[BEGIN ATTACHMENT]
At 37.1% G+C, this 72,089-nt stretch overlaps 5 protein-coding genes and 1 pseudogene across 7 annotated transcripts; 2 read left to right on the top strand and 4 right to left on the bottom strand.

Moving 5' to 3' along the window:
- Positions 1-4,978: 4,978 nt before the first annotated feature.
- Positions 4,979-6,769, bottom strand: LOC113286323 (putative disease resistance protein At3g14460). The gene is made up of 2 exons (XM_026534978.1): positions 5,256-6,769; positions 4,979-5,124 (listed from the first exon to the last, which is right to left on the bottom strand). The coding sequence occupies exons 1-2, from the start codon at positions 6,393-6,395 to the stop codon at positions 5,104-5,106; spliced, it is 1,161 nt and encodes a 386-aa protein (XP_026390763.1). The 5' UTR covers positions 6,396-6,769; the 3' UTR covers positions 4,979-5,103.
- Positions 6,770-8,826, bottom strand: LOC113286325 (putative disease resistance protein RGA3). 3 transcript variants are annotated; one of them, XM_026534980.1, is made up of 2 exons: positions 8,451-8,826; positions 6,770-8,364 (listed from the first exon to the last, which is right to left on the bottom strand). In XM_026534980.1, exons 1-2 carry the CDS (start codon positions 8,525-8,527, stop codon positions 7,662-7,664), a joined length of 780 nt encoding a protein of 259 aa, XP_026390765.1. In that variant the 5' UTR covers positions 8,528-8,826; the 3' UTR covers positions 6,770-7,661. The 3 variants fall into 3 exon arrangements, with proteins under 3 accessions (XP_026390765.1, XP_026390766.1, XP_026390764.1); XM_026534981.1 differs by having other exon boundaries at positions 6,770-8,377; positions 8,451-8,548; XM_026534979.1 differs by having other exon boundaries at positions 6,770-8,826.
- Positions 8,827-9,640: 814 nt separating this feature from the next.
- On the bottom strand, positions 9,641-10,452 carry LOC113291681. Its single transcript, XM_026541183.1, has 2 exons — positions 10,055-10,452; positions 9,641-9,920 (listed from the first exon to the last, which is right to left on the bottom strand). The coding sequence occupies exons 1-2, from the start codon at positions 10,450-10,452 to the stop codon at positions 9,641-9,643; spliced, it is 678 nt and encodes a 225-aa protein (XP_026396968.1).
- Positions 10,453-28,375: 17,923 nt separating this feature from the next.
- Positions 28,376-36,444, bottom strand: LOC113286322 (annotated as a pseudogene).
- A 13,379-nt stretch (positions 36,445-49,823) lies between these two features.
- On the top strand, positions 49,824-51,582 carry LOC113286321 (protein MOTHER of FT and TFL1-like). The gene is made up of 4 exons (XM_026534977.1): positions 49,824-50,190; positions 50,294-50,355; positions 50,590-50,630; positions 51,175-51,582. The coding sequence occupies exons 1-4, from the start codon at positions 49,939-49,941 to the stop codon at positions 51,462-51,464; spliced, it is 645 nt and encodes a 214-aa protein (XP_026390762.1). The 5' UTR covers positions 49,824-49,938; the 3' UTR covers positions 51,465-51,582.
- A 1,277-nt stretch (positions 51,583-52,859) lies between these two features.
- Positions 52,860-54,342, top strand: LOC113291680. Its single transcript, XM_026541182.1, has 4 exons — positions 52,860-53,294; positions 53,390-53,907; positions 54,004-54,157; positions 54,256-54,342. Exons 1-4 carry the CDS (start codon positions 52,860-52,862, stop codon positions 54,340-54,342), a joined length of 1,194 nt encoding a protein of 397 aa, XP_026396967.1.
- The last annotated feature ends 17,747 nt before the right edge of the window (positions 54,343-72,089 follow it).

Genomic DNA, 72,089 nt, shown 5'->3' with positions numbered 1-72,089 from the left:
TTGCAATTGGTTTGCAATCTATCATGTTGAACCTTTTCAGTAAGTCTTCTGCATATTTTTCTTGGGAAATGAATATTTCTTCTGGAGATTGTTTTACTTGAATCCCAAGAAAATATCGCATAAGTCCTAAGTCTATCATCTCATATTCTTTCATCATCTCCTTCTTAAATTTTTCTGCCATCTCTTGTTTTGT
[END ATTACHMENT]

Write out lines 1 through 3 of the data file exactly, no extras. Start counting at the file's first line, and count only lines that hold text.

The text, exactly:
At 37.1% G+C, this 72,089-nt stretch overlaps 5 protein-coding genes and 1 pseudogene across 7 annotated transcripts; 2 read left to right on the top strand and 4 right to left on the bottom strand.

Moving 5' to 3' along the window:
- Positions 1-4,978: 4,978 nt before the first annotated feature.